Watch Us Rise

Marley with authors Ellen Hagan (left) and Renée Watson at the launch of their new book, Watch Us Rise

Authors Renée Watson and Ellen Hagan have teamed up to create Watch Us Rise, a new novel from Bloomsbury. The thought-provoking book follows two young friends, Jasmine and Chelsea, who start a club to talk about issues they face at their New York City high school.

Watson is the author of Piecing Me Together, This Side of Home, and What Momma Left Me, among other titles. She has earned a Newbery Honor and Coretta Scott King Award for her work. Hagan, who is a writer, performer, and educator, is the author of the poetry collections Hemisphere and Crowned.

At a recent celebration of Watch Us Rise at the I, Too, Arts Collective in Harlem, I spoke with Watson and Fagan. Here are highlights from our conversation, which has been edited for length and clarity:

What inspired you to write Watch Us Rise?

Watson: I wanted to collaborate with [Ellen], and work on a project that talked about all the things we talk about in our real lives.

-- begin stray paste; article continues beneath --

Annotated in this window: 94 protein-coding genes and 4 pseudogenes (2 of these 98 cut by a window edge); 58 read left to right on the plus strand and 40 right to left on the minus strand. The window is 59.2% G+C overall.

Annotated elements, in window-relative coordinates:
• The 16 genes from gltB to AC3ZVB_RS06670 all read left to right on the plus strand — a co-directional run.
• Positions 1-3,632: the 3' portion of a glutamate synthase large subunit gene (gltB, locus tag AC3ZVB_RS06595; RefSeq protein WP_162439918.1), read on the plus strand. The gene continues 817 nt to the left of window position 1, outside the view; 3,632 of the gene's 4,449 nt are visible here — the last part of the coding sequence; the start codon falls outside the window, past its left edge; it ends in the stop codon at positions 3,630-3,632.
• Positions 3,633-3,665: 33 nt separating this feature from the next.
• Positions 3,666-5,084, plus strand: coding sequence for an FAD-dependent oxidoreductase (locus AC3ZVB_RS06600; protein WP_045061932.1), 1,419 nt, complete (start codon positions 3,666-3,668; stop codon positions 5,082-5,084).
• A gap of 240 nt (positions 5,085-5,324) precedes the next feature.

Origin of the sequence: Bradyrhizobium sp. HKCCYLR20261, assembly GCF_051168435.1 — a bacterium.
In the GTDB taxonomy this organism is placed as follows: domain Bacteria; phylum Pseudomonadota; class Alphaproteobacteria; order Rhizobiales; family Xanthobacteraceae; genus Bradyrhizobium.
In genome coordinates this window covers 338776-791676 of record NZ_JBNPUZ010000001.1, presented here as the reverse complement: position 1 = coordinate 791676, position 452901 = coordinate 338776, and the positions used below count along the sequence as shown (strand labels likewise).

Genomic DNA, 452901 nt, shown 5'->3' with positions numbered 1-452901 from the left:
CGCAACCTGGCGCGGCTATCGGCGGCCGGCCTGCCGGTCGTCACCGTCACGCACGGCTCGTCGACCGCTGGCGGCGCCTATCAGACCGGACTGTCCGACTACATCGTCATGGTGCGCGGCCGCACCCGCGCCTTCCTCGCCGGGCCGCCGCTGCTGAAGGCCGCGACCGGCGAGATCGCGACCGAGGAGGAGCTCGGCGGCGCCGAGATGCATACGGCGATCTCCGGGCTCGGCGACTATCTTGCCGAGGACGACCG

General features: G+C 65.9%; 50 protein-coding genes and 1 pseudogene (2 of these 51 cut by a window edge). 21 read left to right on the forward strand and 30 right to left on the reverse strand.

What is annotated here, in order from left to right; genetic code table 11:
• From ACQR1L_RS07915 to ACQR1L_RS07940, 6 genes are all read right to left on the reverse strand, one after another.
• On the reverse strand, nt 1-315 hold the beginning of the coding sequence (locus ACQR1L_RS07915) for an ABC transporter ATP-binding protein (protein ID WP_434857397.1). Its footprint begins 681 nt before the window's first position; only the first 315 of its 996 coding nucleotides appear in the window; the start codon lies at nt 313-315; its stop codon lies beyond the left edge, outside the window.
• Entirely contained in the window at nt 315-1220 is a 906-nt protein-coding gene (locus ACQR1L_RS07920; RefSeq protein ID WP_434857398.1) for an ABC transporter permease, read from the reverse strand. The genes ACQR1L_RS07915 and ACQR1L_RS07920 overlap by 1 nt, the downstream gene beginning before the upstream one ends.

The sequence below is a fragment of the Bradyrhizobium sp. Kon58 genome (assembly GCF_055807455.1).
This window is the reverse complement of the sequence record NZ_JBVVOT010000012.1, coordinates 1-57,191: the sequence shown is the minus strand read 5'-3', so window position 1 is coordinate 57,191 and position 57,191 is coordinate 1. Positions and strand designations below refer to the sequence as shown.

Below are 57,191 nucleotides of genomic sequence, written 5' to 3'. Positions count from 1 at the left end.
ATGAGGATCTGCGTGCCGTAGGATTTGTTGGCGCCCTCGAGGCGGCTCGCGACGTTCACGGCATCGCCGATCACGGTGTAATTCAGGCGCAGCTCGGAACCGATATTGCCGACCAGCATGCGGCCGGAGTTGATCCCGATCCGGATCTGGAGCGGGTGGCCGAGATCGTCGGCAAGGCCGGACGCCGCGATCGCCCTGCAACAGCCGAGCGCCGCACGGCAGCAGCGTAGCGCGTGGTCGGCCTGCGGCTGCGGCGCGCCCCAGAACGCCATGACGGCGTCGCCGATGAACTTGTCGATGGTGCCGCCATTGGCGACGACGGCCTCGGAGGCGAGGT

What issues did you want to make your readers aware of?

Hagan: We wanted young people to feel like they could rise up and figure out what kind of world they wanted to live in.

Watson: Our book is based on friendship, on a crew of young people who care about each other. They’re all artists. They’re figuring out who they are, how to use art to speak back to the world, and how to create the world they’re searching for. They’e pushing back against racism and sexism and talking about women needing the space to use their voices.

Watch Us Rise explores the friendship between Jasmine and Chelsea, who decide to do something about the way women are treated at their New York City high school.

Why are the messages in the book important for young adults?

Watson: When you’re young, people are always speaking for you, or on behalf of you. When I was young, there were a lot of statistics about girls like me: girls from my neighborhood, girls who went to my school, black girls, girls who were growing up in a single-parent home. It’s important for young people to tell their own story about who they really are.

How did you come up with the characters of Jasmine and Chelsea?

Watson: The young people I’ve worked with are really who Jasmine is based on. She’s a mix of several different people I mentored when I was a teaching artist.